Recently, I had another situation occur that underscores the importance of this lesson. I was renting a car at a large metropolitan airport and the person working the counter was not too interested in her customers. When I approached the counter and asked to change to a different type vehicle, she challenged the request that I’d made and essentially said “who do you think you are to be asking for a change to a reservation made by your company?” Well, I simply responded, “It’s my company.” I’ve never rented from that agency again. It probably hasn’t impacted their bottom line very much, but every customer counts.
#5: Quality counts in the product and the service you provide.
Have you ever been in a restaurant and had really good food but a bad experience because of the service? Most of us have and it illustrates the importance of both the product and the service quality.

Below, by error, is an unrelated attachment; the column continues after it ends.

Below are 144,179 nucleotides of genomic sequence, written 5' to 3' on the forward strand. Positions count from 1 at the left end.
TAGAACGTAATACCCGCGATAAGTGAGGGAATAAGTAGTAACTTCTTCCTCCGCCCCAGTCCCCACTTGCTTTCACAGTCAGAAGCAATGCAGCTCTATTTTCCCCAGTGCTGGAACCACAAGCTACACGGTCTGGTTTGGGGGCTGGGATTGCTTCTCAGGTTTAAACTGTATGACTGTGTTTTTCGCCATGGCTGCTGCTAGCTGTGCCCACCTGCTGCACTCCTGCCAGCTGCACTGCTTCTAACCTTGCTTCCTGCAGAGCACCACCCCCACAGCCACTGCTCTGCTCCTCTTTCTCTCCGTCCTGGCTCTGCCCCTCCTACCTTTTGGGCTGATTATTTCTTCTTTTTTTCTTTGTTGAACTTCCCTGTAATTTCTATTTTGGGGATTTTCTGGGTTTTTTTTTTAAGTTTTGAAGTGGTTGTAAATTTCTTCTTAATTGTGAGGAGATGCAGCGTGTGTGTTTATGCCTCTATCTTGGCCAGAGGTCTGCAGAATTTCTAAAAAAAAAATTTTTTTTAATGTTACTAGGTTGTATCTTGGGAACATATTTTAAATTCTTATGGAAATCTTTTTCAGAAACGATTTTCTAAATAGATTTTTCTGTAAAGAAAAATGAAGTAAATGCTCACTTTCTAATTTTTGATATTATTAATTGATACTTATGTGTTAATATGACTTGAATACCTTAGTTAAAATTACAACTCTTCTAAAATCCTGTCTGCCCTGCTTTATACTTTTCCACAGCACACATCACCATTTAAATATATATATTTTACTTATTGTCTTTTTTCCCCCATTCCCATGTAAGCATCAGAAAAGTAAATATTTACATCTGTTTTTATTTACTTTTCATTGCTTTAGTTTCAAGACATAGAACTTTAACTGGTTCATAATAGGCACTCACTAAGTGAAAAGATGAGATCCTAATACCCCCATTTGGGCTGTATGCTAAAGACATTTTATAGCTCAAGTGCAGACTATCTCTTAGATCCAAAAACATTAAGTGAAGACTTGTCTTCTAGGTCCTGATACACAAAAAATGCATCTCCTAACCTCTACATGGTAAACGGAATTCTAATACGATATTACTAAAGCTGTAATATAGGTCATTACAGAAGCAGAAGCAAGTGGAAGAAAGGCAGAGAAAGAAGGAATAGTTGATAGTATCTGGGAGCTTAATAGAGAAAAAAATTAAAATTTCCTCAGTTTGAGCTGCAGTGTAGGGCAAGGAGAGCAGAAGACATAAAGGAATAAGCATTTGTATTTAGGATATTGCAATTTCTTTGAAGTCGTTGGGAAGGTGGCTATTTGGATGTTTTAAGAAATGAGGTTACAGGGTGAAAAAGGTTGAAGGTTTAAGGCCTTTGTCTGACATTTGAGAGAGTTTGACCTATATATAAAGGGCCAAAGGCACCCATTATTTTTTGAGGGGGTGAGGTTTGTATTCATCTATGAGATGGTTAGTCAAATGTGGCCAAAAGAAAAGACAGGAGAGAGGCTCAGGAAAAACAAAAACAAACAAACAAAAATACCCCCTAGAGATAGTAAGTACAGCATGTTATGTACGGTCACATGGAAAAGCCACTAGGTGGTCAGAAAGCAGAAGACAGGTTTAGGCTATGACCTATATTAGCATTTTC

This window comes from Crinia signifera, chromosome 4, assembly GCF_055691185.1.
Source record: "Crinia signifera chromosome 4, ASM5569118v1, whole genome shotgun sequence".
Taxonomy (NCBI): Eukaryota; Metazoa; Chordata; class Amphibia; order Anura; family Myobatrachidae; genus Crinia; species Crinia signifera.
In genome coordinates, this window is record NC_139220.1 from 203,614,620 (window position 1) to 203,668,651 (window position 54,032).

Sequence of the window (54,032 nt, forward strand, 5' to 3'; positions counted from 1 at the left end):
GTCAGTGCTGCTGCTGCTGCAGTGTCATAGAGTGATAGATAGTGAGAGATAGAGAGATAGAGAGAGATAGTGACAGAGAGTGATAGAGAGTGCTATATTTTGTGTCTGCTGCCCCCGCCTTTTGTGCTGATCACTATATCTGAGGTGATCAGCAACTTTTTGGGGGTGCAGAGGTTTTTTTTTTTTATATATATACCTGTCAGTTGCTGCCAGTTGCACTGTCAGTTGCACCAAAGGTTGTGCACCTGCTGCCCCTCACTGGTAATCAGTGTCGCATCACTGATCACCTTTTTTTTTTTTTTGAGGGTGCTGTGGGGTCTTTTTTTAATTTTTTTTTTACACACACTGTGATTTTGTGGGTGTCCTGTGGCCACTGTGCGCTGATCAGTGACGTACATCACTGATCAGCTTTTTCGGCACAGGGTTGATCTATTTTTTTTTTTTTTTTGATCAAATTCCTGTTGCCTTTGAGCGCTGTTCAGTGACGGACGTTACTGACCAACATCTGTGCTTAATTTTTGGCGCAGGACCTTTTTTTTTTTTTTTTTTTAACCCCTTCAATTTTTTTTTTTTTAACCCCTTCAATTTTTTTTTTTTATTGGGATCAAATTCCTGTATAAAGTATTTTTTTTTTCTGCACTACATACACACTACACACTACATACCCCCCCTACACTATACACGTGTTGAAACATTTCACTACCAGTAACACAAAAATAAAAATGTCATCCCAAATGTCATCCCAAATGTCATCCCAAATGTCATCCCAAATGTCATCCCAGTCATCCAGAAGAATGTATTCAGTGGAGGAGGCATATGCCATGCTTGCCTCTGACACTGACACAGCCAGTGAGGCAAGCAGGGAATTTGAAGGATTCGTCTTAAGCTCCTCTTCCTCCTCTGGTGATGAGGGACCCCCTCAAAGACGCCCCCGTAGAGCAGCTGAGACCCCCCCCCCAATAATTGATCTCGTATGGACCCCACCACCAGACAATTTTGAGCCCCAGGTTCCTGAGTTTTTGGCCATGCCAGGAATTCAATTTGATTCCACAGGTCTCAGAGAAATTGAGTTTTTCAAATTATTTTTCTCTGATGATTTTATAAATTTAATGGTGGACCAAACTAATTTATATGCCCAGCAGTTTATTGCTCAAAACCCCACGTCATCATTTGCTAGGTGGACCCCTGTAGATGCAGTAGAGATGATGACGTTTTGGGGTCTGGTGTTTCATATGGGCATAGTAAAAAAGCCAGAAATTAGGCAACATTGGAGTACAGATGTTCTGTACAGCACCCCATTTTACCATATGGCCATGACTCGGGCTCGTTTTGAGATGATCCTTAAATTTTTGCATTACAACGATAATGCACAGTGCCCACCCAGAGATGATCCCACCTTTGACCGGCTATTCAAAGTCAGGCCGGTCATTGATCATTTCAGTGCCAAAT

At Miss Dot’s Grocery we pumped the gas, bagged the groceries and carried them to the car. That was the minimum acceptable level of service. Sometimes, we checked the oil and washed the windshield too. The products sold in most grocery stores are similar; the service provided is what distinguishes one from another unless a person is buying simply on the lowest price no matter what.
The lasting lesson is that the quality of the service you provide can be more important than what you actually sell the customer. In today’s world it is a given that you must sell quality products, it’s the service that can differentiate you from the competition.
#6: Value is what the customer wants, not just price.
One of the things we did for our customers was to pay the utility bills. On the shelf behind the cash drawer we kept a cigar box where folks would put their utility bills. We’d write one check per month to the REA Co-op and (that’s Rural Electric Association, for the city folks who don’t know about these things) charge the amount on the customers’ monthly bills. Now, that model has been replaced by on-line banking and bill payment, but in a rural setting a few decades ago it was a valuable service. Of course, we charged a fee for that service, but the value was what the customer wanted not just the price of the utility bill.